July 11, 2013
In a press release issued on July 10, 2013, Attorney Jill Ryther filed a lawsuit for her client Arturo Gonzalez in the death of his dog.
The lawsuit is a civil complaint filed in the Los Angeles Superior Court Southeast District, Norwalk Courthouse, in unlimited jurisdiction against the City of Pico Rivera and the County of Los Angeles. Both are charged with the brutal and unlawful shooting of a beloved family member.
According to the complaint, Chico Blue was no threat to officers until one of the officers picked up a lounge chair and threw it over the fence at Chico. Then another officer opened the gate to the area where the dog was securely enclosed, where the officer used a Taser twice on the dogs face.
Arturo pleaded with officers as Chico cried out in pain from the attack. He begged officers to allow him to take Chico into the home, but the officers refused.
Chico then staggered through the gate, which had been left open by an officer, and was shot twice. Chico then attempted to flee by jumping into the officer’s squad car. The officer kicked the door close with Chico inside. Chico bled to death soon after.
Arturo was unable to get help for his dog, since officers detained him in a police vehicle, even though he wasn’t connected to the shooting in any way.
The complaint alleges the Sheriff’s Department officers used poor judgment to the level of inexplicable cruelty. The end result was another unnecessary murder of a four-legged family member.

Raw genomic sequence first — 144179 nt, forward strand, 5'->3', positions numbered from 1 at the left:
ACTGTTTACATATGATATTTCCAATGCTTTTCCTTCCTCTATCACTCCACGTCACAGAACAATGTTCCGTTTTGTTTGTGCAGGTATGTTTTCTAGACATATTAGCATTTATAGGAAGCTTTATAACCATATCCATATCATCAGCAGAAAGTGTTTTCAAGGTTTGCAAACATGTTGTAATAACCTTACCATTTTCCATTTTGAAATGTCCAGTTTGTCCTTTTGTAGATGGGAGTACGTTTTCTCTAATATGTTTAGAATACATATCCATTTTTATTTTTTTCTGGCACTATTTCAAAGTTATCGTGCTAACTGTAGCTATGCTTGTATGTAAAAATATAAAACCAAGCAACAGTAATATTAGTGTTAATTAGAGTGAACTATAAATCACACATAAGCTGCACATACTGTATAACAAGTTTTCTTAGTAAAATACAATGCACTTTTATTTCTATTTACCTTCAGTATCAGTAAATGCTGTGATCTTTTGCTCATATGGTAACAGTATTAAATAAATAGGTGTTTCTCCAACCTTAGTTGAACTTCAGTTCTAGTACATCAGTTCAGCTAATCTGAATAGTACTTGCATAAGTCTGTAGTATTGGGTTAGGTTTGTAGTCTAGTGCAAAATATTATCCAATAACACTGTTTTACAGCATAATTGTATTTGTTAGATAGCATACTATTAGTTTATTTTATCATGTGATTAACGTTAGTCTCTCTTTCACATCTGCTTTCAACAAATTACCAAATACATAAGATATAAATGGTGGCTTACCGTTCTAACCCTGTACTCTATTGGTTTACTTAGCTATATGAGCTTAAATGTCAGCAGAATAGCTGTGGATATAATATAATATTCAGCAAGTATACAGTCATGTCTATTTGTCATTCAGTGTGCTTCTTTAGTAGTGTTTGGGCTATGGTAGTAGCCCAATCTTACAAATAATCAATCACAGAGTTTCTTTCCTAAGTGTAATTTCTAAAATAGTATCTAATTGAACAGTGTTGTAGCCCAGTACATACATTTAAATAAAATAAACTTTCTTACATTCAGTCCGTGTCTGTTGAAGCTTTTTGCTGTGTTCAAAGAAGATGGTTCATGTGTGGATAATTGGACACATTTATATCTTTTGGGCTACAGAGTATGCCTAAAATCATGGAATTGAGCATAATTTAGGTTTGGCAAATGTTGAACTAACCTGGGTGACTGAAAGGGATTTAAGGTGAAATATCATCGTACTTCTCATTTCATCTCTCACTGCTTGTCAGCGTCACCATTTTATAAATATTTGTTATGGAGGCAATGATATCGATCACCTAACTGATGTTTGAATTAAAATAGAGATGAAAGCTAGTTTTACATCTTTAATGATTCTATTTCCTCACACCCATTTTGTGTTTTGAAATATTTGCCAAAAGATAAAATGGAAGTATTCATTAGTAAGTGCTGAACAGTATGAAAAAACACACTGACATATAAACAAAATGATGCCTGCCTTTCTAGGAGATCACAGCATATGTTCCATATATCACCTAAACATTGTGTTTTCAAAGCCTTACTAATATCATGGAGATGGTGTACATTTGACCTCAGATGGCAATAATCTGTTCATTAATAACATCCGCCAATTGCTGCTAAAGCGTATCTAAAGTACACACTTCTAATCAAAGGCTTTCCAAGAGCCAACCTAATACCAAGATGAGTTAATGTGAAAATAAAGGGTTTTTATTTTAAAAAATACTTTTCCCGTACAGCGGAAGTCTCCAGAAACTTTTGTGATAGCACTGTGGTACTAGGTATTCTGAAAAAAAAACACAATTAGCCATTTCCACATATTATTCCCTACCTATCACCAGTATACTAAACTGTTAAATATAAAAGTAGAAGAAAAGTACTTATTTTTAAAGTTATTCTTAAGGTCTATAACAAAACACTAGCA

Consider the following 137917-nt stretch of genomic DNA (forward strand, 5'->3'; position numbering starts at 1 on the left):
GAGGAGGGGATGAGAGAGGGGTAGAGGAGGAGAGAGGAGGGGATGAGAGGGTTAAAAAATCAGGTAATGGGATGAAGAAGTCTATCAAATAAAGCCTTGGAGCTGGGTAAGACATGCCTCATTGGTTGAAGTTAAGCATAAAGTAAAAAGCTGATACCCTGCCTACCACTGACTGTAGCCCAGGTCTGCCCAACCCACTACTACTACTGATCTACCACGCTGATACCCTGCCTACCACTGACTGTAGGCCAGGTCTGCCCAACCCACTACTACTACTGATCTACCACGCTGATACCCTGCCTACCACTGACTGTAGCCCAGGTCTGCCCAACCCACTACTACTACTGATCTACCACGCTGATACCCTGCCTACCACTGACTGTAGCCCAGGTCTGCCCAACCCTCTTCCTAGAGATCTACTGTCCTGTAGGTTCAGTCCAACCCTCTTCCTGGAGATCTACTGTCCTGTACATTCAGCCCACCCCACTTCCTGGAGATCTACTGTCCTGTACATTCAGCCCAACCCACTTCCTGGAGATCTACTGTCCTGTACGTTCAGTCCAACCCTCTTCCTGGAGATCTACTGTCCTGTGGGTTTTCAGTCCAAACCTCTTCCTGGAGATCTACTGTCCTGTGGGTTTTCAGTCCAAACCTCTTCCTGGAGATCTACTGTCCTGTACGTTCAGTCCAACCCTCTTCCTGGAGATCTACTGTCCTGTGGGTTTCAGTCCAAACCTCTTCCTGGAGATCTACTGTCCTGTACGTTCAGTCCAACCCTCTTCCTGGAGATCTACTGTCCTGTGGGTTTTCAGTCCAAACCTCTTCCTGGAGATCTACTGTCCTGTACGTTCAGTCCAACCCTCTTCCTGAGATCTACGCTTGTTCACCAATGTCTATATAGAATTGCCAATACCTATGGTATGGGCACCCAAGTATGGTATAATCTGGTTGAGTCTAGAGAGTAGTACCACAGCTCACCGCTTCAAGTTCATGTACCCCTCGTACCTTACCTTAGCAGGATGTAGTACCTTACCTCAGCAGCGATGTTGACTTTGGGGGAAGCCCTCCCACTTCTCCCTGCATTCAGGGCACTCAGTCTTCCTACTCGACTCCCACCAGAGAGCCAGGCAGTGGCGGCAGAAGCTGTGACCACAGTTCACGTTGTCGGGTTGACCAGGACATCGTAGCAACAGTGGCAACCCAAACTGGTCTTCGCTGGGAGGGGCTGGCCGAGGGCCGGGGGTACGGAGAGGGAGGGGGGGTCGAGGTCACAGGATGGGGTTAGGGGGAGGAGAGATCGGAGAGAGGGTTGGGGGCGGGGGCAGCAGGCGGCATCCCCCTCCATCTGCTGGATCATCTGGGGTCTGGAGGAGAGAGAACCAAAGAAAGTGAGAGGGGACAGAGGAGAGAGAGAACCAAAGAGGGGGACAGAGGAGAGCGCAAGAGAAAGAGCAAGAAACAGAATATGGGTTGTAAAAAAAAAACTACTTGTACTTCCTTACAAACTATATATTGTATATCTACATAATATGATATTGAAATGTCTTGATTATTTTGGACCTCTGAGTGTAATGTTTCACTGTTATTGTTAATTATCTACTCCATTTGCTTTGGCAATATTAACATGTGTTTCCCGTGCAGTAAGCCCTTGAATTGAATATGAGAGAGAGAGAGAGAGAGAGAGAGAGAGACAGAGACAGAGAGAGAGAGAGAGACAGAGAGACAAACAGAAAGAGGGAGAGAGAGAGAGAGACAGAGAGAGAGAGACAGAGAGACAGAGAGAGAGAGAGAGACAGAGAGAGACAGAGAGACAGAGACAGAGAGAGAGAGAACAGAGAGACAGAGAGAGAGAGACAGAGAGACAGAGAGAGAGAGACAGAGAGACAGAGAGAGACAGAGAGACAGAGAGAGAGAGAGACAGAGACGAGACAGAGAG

Will this lawsuit end the sheer number of cases now on record where innocent dogs are killed by police? Not likely, but if enough of these cases are brought to trial, and the officers are held accountable for their actions, perhaps officers will think twice about killing a family dog.
Many police department’s are now considering training in dog behavior for all officers. This may help officers who shoot family dogs out of ignorance. It’s unlikely it will stop cases such as Chico Blue, where the officer purposely antagonized the dog, then left the gate open for the dog to escape.
All the dog behavior classes in the world won’t fix “mean.” Officers who yell “Nice!” after shooting a retreating dog, or who “hi-five” each other or laugh over a kill are still going to be out there.
This type of officer is a risk to people, as well as dogs. It’s unfortunate that only through lawsuits such as the one filed on July 10, is there a chance police departments will think twice about hiring (and supporting) trigger-happy officers.
Large settlements paid to the victims involved should become the norm rather than the exception. Anyone whose dog is shot and killed by police needs to stick up and be the voice for their slain family member. Only then can we put an end to so many dogs being shot by police